One for the money, two for the show…

Although the two phases of our exhibit planning overlap a great deal, at some point in the past several months, the Under CT Skies project transitioned from its research phase to its implementation phase. This means we’re starting to make the decisions that will definitively determine the form of our exhibit. It also means there are more power tools involved.

And so, last Friday, Tom Castelli of the Wesleyan Science Machine Shop (located in the basement of the Exley Science Building) paid a visit at the Van Vleck Observatory. Tom has been mocking up potential panels for the exhibit using lexan sheets and leftover wood from recent construction at the Usdan Student Center. The wood is quite lovely and matches that of the VVO library very well.

Tom showed us what he’s been up to, and now I’m going to show you!

Mock-up panel in library

Ta-da! This is a mock up panel that Tom made for the exhibit. Note: the protective sheet is still on the glass! (Photo by the author).

It might not look like much yet, but this is quite an important step in this phase of our exhibit-making. Just one panel raises a whole set of questions about the shape the exhibit will soon take.

For example, how are we to best protect what goes on the other side of the glass? Do we need to use material that filters out UV light so we can preserve our historical artifacts and, perhaps a bit less-importantly, our exhibit labels?

Library window facing college row and the 20-inch dome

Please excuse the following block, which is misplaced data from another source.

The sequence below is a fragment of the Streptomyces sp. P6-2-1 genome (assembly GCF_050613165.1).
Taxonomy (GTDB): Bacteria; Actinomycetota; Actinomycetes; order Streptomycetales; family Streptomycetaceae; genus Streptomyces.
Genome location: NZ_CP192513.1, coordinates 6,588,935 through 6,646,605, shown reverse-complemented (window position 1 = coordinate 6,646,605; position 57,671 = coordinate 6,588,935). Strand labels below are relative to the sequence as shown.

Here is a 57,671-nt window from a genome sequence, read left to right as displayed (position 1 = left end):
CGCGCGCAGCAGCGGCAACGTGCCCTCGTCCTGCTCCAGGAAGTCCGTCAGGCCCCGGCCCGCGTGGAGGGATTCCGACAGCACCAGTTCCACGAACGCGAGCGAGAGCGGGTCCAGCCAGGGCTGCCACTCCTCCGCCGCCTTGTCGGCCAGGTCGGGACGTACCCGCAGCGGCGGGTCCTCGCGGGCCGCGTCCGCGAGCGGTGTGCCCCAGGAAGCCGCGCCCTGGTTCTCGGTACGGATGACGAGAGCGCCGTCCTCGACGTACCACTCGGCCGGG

As far as windows go, this is a pretty great one. And just look at the view! (Photo by the author)

We ruled out using UV-filtering window shades because the Van Vleck library has rather lovely windows that we wouldn’t want to hide completely.

Other questions that I had included, “What is in Tom’s mysterious bag that he keeps going back to??”

Tom searches his bag

Tom searches his seemingly magical bag. (Photo by the author)

 

What was in Tom's bag

Nosey author discovers what magic was indeed inside Tom’s bag.

And with that mystery, and a few others solved, Tom went on his way to search for UV-filtered panel options.

 

I’ll leave you with this artsy picture I took of Tom, Amrys, and Roy investigating the  wooden overlay to the glass plates on the opposite wall of the library.

 

Roy, Amrys, and Paul in the library

Tom, Amrys, and Roy in the library. (Photo by the sometimes artsy author)

Bonus points if you noticed that the glass plates are missing. The reason why? Stay tuned for more exhibit updates!

Advertisements

Leave a Reply

Fill in your details below or click an icon to log in:

WordPress.com Logo

You are commenting using your WordPress.com account. Log Out / Change )

Twitter picture

You are commenting using your Twitter account. Log Out / Change )

Facebook photo

You are commenting using your Facebook account. Log Out / Change )

Google+ photo

You are commenting using your Google+ account. Log Out / Change )

Connecting to %s